For about 4.500 products and commodities Cuba applies its MFN tariff, which is 10.4%. However, for some well protected commodities, Cuba applies a 30 % import tariff. According to the Canadian Government, “Entities with foreign partners may be granted duty free status for some or all of those products as part of their economic association or joint venture agreement” (2009). Mostly, this clause applies to members of the Latin American Integration Association (ALADI) in which Canada is not taking part.

Canadian exporters are obliged to hire Cuban custom brokers for the carrying out of custom formalities. Moreover, it is essential to fully comply with all regulation and elaborate documentation is furthermore of great importance. According to the Canadian Government, “Seemingly minor discrepancies can lead to confiscation of improperly imported goods. Although compliance with these regulations is technically the responsibility of the importer or the agent handling consignment shipments, careful documentation on the part of the shipper will reduce errors and delays” (2009).

Also, exporters have to comply with labelling, sanitary, phytosanitary and product safety standarts.

What is more, due to Cuban investment law, foreign companies will find it difficult to set up representative offices and subsidiaries in Cuba since they are “expected to establish a substantial trade relationship with Cuba for at least three years, before being allowed to establisha presence in Cuban national territory” (Canadian Government, 2009).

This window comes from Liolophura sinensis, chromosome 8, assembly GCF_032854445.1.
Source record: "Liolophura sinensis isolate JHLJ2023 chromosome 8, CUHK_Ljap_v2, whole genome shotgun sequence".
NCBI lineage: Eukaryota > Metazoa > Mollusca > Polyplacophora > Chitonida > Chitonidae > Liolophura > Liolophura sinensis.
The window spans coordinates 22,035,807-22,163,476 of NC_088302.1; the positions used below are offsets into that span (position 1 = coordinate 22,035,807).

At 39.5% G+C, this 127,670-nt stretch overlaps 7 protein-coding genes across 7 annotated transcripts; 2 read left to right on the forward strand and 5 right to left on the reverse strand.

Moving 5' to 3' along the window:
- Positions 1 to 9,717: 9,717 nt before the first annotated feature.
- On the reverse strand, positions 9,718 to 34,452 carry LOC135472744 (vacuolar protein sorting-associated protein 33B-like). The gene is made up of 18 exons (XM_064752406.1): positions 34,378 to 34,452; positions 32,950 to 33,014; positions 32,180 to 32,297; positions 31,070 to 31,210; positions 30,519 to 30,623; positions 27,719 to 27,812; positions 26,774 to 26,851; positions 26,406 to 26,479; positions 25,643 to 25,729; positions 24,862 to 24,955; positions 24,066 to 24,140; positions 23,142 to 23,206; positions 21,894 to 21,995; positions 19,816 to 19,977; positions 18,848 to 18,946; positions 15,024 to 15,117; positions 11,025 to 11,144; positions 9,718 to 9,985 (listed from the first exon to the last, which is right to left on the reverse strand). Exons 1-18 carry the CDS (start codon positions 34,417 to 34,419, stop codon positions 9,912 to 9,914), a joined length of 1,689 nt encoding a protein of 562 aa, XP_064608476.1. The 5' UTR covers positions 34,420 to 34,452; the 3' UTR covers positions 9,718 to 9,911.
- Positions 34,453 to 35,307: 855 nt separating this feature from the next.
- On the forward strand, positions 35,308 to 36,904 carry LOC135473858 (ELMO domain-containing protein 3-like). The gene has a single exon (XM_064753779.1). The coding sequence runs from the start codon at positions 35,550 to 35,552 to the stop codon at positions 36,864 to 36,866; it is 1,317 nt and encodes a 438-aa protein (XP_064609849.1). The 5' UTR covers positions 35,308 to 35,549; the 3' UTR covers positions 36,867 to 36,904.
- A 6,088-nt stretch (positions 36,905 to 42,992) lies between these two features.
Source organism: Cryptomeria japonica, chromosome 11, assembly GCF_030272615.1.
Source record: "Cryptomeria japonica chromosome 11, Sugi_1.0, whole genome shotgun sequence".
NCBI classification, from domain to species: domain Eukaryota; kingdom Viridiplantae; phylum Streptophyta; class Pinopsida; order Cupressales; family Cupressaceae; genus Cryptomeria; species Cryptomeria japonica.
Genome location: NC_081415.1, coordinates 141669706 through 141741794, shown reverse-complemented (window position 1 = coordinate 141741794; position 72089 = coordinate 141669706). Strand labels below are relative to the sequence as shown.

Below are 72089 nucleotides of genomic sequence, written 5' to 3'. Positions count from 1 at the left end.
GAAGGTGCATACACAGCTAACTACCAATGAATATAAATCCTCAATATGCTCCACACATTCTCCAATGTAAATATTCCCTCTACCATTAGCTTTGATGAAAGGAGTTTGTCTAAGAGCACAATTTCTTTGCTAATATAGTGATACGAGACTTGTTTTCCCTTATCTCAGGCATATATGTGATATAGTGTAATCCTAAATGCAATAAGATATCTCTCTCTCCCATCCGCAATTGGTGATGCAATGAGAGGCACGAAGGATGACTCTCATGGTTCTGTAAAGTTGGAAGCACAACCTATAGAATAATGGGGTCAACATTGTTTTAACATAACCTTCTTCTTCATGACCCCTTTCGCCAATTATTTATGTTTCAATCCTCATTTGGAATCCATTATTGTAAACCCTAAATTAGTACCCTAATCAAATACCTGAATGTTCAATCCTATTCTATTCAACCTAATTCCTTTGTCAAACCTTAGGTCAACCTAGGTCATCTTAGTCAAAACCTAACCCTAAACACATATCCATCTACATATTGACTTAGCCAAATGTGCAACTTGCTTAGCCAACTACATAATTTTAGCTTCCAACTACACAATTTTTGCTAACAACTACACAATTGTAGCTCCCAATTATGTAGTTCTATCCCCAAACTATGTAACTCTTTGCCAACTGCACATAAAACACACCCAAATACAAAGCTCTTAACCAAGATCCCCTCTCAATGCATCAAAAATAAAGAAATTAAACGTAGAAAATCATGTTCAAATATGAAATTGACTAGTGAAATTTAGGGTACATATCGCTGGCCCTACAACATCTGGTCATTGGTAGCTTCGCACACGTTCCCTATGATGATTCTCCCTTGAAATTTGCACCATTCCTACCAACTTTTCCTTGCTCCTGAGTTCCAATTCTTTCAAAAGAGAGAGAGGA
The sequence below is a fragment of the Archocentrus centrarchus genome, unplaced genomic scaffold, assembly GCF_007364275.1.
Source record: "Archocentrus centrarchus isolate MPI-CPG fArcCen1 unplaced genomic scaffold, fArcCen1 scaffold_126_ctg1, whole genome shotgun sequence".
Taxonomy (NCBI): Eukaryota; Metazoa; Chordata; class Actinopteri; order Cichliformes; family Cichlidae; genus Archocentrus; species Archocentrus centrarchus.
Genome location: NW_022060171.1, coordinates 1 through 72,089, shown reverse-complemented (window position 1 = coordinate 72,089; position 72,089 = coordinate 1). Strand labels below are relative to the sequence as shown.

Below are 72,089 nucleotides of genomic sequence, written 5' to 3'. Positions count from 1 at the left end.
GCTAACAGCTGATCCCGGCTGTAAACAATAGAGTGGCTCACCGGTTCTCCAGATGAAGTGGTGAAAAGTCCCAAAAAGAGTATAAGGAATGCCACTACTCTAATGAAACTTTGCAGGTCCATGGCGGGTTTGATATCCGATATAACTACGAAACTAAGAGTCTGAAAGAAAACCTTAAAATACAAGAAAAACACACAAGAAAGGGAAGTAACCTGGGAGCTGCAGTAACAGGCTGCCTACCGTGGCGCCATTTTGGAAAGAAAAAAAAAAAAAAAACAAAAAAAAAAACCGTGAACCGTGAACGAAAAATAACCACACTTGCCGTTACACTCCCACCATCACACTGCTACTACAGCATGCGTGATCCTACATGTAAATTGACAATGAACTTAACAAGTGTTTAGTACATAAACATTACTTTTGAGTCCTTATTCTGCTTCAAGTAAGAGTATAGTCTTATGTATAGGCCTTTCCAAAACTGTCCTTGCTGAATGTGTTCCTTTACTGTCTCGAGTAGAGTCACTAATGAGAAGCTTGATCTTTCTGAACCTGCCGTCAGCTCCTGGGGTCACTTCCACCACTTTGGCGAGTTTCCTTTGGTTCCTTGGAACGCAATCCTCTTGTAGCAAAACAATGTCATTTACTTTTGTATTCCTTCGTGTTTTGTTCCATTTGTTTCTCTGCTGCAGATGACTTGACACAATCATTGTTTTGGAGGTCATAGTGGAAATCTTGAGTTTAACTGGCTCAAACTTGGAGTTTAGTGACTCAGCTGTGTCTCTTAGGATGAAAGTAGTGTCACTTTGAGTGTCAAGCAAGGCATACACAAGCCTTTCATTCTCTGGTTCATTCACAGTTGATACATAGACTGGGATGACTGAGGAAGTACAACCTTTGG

Regardless of these restrictions, consignment sales – sales in which goods cross the border and are still considered to be owned by the exporter – are possible as long as they are covered by a contract for sales of merchandise imported on consignment.

Summing up, one can see that doing Business in Cuba is complicated in most of the instances we have addressed here. The Cuban government has to restructure its economy and especially open it up for foreign investment since foreign investment is one crucial factor for economic growth of a country.